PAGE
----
I actually like the weather in the northwest – I miss it. I miss the arrival of spring in March, marked by the pink and white blossoming of trees and the sprouting of tulips (or whatever greenery that is that sprouts up at the same time the trees wake up). In NY, one random day in May (or late, late April) the trees will get leaves overnight then – poof – its summer.
It was the early spring factor I was complaining about the other day. Wednesday evening it was cold. I hadn’t brought my scarf with me. I longed for spring (even though it has been an extremely mild winter, despite the groundhog’s warning.) Thursday was a bit windy, but sunny. I thought if I closed my eyes and imagined it were spring, the trees just might grow a green bud or two. Then Friday it was in the 70s (as in Farenheit). It was warm outside. This is March? But I wasn’t complaining – I was warm. It was like LA sans smog and palm trees. People were happy and drinking iced coffee, birds were singing.
The only problem is that it is going to keep getting warmer. Not just this year in NY, but globally in the very near future. (Here it comes…) 2004 was the hottest year to date (debate the hockey stick all you want,) and there’s no telling how the earth will regulate itself – it may be negligible, or it may prove James Lovelock correct – but there will be change and it will have devastating effects because we’re just not ready for it. (Here’s an article from the Poughkeepsie Journal from Saturday that picked up on the early spring – climate change connection.)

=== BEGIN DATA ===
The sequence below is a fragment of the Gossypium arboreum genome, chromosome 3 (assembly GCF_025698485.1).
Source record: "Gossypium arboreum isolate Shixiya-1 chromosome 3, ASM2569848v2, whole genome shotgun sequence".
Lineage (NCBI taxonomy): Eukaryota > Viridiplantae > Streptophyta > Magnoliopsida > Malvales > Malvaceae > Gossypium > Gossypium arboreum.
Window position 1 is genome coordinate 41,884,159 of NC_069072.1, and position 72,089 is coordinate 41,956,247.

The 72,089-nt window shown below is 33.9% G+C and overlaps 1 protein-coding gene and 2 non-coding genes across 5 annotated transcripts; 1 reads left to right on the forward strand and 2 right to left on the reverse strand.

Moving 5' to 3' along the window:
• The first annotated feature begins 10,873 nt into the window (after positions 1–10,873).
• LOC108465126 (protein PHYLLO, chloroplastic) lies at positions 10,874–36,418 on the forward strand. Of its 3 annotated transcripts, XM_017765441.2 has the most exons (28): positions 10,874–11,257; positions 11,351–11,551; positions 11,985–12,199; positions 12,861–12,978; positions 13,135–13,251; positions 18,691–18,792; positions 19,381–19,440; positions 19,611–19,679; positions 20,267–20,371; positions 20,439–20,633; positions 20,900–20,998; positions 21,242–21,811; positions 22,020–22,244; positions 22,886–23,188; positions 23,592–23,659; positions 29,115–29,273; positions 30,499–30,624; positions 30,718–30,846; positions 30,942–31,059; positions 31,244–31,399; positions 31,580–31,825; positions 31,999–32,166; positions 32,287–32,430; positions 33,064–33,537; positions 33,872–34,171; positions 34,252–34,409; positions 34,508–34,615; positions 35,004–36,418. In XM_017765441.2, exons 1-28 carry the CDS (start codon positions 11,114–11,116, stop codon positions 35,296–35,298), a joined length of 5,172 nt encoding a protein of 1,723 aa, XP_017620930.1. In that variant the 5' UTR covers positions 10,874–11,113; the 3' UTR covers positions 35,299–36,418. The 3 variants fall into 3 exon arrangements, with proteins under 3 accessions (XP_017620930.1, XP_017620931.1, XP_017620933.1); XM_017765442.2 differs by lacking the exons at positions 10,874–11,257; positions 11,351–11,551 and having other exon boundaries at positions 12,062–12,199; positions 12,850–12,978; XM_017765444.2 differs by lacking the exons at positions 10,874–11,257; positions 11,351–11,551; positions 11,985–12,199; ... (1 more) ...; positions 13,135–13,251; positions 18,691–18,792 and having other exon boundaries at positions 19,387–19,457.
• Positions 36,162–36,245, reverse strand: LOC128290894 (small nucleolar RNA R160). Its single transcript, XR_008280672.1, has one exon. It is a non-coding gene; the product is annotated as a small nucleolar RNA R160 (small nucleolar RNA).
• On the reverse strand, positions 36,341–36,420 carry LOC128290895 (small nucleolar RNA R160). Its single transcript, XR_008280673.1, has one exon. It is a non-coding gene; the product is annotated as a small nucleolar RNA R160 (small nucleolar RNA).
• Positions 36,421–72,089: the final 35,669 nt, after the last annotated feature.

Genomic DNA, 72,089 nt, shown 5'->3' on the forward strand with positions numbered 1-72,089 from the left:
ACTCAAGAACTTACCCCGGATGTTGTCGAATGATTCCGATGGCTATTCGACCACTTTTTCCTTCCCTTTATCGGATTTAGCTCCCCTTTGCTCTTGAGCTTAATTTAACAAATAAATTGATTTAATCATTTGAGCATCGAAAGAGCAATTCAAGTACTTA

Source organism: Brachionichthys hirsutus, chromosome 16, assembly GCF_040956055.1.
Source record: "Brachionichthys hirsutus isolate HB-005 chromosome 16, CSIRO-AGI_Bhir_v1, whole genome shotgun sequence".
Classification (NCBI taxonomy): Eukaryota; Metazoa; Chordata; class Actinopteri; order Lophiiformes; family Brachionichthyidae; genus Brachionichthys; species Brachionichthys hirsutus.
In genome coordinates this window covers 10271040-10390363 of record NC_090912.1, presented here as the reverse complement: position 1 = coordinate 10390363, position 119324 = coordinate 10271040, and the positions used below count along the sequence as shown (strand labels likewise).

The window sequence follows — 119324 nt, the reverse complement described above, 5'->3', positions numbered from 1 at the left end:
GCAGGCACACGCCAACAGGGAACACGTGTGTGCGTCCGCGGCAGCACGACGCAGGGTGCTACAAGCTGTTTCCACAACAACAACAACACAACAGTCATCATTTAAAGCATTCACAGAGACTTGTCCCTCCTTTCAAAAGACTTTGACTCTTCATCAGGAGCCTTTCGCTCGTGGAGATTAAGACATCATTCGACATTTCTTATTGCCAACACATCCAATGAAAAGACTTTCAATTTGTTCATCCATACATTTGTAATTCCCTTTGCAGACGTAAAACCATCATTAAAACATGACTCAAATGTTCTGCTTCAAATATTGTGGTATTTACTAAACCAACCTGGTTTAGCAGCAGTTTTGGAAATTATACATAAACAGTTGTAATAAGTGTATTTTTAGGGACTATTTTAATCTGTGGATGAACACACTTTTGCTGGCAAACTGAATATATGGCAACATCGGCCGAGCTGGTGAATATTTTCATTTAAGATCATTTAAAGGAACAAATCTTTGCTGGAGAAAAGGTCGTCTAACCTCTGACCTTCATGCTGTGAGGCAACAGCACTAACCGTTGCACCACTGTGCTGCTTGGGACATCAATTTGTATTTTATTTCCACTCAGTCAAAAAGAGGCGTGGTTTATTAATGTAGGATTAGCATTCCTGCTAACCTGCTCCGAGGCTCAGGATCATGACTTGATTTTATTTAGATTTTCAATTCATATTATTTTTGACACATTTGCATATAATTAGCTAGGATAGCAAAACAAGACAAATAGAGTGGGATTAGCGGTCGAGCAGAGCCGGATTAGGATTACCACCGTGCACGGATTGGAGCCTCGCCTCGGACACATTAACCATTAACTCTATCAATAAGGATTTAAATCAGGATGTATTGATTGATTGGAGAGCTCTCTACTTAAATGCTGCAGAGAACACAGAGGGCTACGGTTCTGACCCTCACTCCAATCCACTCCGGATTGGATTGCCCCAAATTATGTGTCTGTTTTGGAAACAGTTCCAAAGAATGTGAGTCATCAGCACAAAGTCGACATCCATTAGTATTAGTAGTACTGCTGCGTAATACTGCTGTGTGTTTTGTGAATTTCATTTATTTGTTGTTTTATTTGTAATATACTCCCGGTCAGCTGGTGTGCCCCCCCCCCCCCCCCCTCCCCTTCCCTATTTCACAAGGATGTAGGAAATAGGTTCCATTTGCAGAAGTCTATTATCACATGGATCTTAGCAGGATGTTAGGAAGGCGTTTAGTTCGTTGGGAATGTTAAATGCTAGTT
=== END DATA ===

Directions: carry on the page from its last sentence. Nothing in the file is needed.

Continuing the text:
Humans will be able to adapt but our dependence on wildlife, water and agriculture, which will also be affected, might make things a little difficult on us. And, if the anticipated increase and severity in storms materializes, governments around the world will be stuck in crisis mode jumping from one ‘natural’ disaster to the next. Then there will really be reason to complain about the weather.
Right – so early spring – um, I guess the moral of the story is be careful what you wish for, and don’t take what you have for granted. And hey, if Dr. James Hansen (the NASA scientist the government tried to hush up) believes that we can stop it before it gets all that bad, then there’s hope.
So enjoy the sunshine, but think twice before complaining about the rain.
(Check out this animated climate change model posted by Treehugger....)